Even though it lacks a single-player campaign, Call of Duty: Black Ops 4 overflows with so much content you might not even notice. Pushing the franchise into new territory, online play is truly front and center, with each of the three modes nearly offering enough content to be their own separate releases. While the new Blackout mode – think Fortnite or PUBG – will definitely be the draw for many players new and old, they shouldn’t overlook the standard multiplayer mode or the incredibly fun Zombie mode. While those last two modes aren’t new to the Call of Duty franchise, there’s enough polish and tweaks to make them feel free, layered and worthy of revisiting.
Arguably one the strongest entry in the Call of Duty series, Black Ops 4‘s exclusion of a campaign mode shouldn’t upset too many players. Not only does each of the three included online modes offer a hefty amount of options and customizations, but each also includes some character-focused tutorials that offer a slight narrative to offer some sense of story, even if they all essentially boil down to ‘shoot and survive.’ Zombie mode’s tutorial is especially fun, and does an excellent job laying out the skills players will need to have and build on in order to really succeed on those maps. It could be argued that dropping the single-player campaign has ended up strengthening the game’s online play options.
Maps include IX and Voyage of Despair, which are part of the Chaos storyline, and Blood of the Dead and Classified, which fall under the returning Aether storyline. While they cover the same basic Zombie Mode formula – taking down waves of zombies and getting access to new weapons and areas, the strong visuals and quirky tone keep things fresh, even after repeated play-throughs. Out of all the modes, this one is probably closest Black Ops 4 has to anything resembling a single-player campaign. It also never really gets stagnant, as it tends to get more difficult as it goes, which helps encourage that much more gameplay. Personally, zombie mode is the first mode I jumped to and easily my favorite (it helps that these different maps in zombie mode are arguably the most bonkers). However, game play was occasionally hampered by some painful and dated – and at times offensive – dialogue and stereotypes that popped up.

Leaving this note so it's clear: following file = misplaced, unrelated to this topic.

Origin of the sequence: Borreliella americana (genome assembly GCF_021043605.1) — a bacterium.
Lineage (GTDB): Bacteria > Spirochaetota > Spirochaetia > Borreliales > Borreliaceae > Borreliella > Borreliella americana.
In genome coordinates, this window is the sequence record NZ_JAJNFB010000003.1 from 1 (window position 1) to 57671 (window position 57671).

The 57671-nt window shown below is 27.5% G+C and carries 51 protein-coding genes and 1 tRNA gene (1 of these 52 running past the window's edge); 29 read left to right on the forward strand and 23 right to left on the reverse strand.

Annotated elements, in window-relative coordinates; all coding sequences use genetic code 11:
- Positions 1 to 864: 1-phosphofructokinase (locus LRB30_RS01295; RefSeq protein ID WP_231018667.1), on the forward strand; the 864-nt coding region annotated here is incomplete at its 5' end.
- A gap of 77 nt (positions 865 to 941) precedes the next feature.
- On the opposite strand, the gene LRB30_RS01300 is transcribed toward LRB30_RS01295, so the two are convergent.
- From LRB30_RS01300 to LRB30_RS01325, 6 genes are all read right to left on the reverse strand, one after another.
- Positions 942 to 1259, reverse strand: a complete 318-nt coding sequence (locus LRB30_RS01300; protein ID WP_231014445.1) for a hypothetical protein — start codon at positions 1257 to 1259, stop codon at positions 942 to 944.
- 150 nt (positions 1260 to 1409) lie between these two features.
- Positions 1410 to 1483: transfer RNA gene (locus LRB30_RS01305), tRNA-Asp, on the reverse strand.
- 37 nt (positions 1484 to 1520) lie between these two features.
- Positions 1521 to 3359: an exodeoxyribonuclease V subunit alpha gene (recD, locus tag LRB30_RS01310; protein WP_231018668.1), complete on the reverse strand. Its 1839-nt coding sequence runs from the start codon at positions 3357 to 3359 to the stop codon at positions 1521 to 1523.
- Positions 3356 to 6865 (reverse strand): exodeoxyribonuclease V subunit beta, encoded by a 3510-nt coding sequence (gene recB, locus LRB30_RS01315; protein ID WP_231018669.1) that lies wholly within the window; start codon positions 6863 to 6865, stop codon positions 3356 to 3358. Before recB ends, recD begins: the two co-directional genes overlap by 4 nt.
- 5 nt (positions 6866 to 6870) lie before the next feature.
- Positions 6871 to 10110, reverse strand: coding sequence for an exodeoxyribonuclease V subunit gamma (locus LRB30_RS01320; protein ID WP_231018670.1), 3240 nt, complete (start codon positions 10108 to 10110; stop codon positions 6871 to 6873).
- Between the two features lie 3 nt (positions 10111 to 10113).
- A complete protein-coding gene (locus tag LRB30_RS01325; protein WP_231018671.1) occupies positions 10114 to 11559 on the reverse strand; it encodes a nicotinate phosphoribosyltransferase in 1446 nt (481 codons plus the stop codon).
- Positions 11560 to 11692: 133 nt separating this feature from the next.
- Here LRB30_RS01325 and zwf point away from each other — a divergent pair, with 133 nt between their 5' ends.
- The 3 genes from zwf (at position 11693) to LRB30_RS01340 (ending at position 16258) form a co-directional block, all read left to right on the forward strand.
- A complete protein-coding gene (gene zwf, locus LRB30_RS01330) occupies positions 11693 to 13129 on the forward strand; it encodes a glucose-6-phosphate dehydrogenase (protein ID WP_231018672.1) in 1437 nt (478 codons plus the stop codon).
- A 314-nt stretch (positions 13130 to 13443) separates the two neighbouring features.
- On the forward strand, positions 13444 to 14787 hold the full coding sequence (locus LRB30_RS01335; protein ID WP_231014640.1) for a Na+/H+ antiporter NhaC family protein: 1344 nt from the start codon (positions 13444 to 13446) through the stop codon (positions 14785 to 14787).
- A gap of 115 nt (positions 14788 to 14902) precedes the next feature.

Multiplayer is the most basic mode in Call of Duty: Black Ops 4, but it being so straight-forward and to-the-point is a strength. Gameplay feels more objective-based this time, requiring players to be a bit more thoughtful with their actions. Not only do players need to be more mindful of completing objectives, but healing is done manually (think Overwatch), which means players will also need to be more careful in how they approach a map. No more running and gunning. The progression system remains largely untouched, though with more options available for players to gain. If players want skins and cosmetic upgrades, and there are a lot to earn, they’ll need to keep their focus on map objectives and how they play.
Even with those influences, Multiplayer still feels uniquely Call of Duty. Stealth and kills remain as important as ever, but there’s an added layer for deliberate gameplay on the player’s part in order to reach those much-desired rewards and rank up. Playing it smart usually ends up being more rewarding than just running in with guns blazing. Seasoned Call of Duty players will have no problem adjusting to the play tweaks, and it’s also basic enough that new or casual players will be able to get acclimated to the gameplay pretty quickly. This definitely makes it easier for new players to pick the type of character they want to play as, which is key in eventually developing a comfortable and effective play style. And, whatever your chosen character type ends up being, the map designs are flexible enough to support it. Maps are littered with areas attuned to specific abilities, whether it’s great sniping platforms, areas to lay down hazards, and so on.